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Free heat from the sun. Capturing sunlight

Updated: Dec 29, 2021

Modern buildings with good levels of airtightness and insulation can benefit more from solar gains than older buildings that are less energy efficient. This is because any 'free heat' gained is stored for longer, with the energy takes less time to escape. This in turn reduced heating demand for the property.


Care needs to be taken to avoid the property does not overheat for the same reasons, in particular if the building incorporates high levels of airtightness and insulation.

Good practice states the internal temperature in buildings should not exceed 25 degrees for more than 10% of the occupied year (Source PHPP illustrated. A Designer's Companion to the Passive House Planning Package: pg. 18).

Window costs.

Consideration of window cost should also be taken into account. it is widely accepted in Passive House circles that 'free solar heat' costs about 10-20 times more than gas heating. (Source PHPP illustrated. A Designer's Companion to the Passive House Planning Package: pg. 16). In addition, large South facing windows may in fact lose more energy than they gain during the winter months; contributing to net losses. the graph below Identifies different window types and performances.

Simply providing large South-facing windows are not a solution by themselves; windows will not provide all the Winter heat requirement and will likely contribute to overheating in the Summer.

Solar gains-South facing windows.

We look to incorporate free solar gains into our designs wherever possible, using daylight analysis software to model heat gains within a property. The software provides an indication of where we can improve the design to maximise solar heat gains during the heating season, whilst avoiding summer overheating.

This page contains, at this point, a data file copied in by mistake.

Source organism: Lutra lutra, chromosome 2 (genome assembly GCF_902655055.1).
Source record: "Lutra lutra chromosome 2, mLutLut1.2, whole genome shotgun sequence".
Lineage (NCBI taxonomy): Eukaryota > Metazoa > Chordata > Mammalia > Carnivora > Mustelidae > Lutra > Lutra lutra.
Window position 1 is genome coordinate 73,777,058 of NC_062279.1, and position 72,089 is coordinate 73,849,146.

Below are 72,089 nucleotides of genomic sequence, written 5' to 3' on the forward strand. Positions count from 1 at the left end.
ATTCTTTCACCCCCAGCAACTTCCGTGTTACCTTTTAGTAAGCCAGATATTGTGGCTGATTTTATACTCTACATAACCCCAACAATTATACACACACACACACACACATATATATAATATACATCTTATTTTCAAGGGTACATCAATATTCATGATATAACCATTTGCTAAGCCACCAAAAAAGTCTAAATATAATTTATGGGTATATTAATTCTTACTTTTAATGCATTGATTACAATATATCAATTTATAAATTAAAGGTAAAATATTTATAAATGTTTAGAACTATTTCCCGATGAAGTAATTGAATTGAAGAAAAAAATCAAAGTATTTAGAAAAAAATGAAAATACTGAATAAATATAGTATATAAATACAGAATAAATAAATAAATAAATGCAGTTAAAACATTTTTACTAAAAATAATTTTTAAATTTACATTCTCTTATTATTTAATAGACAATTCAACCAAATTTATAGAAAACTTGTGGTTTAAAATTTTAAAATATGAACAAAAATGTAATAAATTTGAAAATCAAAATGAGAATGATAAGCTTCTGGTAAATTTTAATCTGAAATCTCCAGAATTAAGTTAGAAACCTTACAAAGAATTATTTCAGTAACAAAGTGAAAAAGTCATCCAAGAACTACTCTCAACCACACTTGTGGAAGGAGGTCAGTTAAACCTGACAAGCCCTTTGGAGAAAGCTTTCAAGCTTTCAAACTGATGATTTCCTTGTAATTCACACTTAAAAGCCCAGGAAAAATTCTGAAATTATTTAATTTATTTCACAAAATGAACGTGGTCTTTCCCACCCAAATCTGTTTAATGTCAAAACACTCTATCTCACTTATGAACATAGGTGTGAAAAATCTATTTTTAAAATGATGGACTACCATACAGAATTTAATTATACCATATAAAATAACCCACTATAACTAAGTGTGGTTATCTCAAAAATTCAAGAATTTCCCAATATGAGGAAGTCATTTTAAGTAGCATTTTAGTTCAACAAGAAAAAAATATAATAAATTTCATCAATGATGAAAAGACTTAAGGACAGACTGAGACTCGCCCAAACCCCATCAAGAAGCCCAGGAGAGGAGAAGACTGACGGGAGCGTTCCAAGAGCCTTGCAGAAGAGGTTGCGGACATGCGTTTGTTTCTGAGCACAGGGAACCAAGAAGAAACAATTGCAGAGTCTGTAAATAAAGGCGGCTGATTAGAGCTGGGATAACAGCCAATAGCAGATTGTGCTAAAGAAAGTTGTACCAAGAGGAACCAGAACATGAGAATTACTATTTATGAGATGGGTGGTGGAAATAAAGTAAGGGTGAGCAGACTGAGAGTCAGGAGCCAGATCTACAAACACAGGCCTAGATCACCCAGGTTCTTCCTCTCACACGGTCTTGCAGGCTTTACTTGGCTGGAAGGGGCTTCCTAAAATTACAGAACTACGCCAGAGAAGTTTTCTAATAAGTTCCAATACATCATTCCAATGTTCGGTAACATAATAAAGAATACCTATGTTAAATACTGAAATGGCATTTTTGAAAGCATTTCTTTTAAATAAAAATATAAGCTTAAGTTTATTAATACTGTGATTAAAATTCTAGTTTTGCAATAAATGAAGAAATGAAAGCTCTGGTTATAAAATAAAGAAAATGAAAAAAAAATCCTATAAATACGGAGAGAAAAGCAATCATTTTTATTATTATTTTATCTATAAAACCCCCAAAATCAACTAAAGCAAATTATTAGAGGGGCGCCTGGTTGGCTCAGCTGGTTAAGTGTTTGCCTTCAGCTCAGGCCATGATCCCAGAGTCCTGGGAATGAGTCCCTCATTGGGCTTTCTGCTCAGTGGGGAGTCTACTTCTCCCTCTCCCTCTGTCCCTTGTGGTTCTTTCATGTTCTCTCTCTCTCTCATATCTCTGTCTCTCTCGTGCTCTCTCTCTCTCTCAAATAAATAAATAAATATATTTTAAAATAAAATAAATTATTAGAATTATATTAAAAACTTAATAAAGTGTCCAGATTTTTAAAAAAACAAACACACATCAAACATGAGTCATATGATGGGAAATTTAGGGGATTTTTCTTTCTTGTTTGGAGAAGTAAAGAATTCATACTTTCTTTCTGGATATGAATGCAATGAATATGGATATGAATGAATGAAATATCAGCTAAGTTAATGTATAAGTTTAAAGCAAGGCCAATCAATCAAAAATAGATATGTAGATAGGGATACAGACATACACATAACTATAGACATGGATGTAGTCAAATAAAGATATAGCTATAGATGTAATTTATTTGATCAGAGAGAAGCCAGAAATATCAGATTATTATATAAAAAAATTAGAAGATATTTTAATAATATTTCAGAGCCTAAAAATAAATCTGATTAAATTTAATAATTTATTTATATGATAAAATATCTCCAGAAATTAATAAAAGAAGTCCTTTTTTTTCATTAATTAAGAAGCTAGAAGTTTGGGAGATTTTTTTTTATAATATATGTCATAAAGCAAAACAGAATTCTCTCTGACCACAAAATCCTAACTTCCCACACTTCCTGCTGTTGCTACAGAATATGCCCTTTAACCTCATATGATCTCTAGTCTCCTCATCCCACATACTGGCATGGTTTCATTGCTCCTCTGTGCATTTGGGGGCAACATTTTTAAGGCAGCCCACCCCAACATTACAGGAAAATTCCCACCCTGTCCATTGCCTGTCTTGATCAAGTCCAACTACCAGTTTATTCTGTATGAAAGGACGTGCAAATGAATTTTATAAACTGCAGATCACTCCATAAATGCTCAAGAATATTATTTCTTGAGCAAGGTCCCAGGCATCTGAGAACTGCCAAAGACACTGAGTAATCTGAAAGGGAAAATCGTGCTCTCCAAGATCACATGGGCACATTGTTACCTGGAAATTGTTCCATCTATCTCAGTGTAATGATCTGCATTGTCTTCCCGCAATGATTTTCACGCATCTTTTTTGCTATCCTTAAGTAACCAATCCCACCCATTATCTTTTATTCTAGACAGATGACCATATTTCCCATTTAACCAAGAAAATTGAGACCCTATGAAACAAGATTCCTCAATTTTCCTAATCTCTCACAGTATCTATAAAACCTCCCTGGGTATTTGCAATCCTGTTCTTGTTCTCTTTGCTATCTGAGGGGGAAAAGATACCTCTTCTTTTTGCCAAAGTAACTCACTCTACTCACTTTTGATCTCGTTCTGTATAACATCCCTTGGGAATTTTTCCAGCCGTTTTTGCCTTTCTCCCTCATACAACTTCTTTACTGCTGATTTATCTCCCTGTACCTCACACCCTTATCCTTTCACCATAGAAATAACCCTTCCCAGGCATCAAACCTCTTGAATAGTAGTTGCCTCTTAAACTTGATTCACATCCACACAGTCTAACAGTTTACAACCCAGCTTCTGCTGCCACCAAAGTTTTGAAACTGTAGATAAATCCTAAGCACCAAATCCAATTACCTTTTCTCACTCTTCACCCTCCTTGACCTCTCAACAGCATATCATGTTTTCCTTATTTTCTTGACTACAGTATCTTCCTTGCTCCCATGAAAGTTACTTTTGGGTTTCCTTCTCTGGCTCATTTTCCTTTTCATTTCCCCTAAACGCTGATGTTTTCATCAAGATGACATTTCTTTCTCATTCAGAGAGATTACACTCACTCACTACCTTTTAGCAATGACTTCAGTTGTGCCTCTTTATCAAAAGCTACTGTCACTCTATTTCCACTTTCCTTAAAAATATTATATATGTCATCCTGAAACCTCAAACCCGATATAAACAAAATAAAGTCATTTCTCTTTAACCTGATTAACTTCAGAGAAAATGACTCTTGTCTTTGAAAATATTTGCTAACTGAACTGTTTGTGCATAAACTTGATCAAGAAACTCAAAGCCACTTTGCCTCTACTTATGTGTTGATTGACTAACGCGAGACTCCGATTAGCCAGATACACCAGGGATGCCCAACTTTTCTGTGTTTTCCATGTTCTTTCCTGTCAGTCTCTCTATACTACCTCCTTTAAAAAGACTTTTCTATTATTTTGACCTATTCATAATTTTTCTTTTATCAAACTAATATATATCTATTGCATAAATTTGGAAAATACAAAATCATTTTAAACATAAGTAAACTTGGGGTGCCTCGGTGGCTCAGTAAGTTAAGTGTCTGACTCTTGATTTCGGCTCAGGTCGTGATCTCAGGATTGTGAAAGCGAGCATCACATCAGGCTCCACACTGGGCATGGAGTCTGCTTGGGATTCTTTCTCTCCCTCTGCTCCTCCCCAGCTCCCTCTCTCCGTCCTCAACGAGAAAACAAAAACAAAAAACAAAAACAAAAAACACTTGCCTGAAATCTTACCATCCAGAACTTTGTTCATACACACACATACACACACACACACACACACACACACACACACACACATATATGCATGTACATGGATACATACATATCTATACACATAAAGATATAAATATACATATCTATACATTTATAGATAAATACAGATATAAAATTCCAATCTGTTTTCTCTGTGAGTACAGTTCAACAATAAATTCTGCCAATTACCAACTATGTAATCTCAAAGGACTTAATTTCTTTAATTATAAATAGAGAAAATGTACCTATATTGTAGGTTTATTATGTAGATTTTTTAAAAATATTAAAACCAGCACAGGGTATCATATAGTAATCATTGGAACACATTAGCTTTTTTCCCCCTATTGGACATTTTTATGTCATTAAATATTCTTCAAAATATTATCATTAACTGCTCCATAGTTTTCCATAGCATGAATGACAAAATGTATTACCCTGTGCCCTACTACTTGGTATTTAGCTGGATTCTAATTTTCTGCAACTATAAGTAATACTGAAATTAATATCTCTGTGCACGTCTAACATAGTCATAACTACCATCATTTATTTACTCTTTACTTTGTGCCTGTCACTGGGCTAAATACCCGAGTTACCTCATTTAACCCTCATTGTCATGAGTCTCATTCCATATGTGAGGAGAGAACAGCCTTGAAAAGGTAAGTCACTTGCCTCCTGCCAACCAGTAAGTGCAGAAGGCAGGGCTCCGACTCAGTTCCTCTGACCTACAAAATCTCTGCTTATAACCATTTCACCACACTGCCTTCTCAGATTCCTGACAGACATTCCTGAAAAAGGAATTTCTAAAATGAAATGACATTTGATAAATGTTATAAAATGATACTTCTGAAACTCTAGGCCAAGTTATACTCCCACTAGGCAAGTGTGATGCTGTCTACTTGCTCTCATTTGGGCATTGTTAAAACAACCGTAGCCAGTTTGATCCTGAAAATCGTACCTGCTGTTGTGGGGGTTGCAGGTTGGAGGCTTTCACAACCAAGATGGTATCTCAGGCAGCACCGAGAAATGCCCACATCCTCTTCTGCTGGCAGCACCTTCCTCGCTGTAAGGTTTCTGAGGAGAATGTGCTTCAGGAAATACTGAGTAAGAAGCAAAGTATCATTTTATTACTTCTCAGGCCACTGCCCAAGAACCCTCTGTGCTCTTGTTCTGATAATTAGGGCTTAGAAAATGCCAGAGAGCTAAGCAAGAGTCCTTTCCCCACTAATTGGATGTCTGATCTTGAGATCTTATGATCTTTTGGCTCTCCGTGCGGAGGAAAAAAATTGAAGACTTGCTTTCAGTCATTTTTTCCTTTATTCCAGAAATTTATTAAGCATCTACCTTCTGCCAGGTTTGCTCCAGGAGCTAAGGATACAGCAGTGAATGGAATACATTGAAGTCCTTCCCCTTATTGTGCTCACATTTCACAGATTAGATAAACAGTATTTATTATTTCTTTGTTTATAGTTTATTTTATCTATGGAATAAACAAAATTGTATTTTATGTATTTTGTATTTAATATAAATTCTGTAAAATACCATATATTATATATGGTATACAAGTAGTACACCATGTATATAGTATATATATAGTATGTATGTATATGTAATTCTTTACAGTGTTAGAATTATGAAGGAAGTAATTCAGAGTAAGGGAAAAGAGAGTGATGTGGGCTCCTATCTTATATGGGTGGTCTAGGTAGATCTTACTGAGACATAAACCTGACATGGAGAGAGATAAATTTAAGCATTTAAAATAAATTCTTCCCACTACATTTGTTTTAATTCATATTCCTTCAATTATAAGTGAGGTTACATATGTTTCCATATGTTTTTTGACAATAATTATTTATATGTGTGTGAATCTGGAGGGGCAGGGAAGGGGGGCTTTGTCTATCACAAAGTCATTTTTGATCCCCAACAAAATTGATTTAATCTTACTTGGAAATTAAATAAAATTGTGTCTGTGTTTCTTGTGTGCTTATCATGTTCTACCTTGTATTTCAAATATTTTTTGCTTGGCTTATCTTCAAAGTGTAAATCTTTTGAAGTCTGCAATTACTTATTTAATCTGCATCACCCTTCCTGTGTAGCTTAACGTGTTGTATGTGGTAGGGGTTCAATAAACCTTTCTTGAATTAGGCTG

Solar analysis of 3d model showing gains through South facing glass using De Luminae Software. Copyright Carvell Associates.

The above model demonstrates how the roof overhang over the upper windows contributes significantly to summer shading whilst allowing the sun to heat the space during the winter heating season. The lower windows demonstrate how a lack of shading increases solar gains. The model informs us that it is likely the large window to the right will contribute to unwanted gains during the warmer summer months, leading to overheating. We are now proposing to provide additional external shading.

solar shading analysis
Analysis of model showing solar gains in summer. De Luminae Software. Copyright Carvell Associates.

For this project a 3 storey South facing window was a fundamental part of the design, allowing daylight to penetrate deep into the building interior. The main staircase and circulation route is directly off the feature window which faces due South).

Analysis of model showing solar gains in Winter. De Luminae Software. Copyright Carvell Associates.

The same model showing winter analysis. Because Winter sun is lower in the sky, direct sunlight penetrates deeper into the building, providing a natural heat source.

Development model showing horizontal shading externally.

carvell Associates are increasing using 3d models and shading analysis as a quick and informative way to assess how the design of an extension can benefit from free solar heat, We use teh same model to investigate the risk of overheating during Summer months.

Detail of Roof overhang provides additional shading to reduce Summer overheating.

Photo of the completed project showing the full-height feature window detail, with shading to reduce summer overheating. Whilst not a Passive House project the design looks to incorporate some fundamental principles of Passive House design.

The insulation and airtightness levels are significantly lower for this extension (the extension was built to Building Regulations standards for extensions, which is less onerous than Passive House requirements).

As a failsafe measure we incorporated high level roof lights. These can be opened in the summer to allow for purge ventilation of warm air from the the stairwell by way of the stack effect.

Further reading.

The following link is to an excellent article on overheating by Ellrond Burrell. To quote the article: 'Solar gain should not be maximised in a Passivhaus building, it should be optimised – that is, carefully balanced so that it is beneficial'

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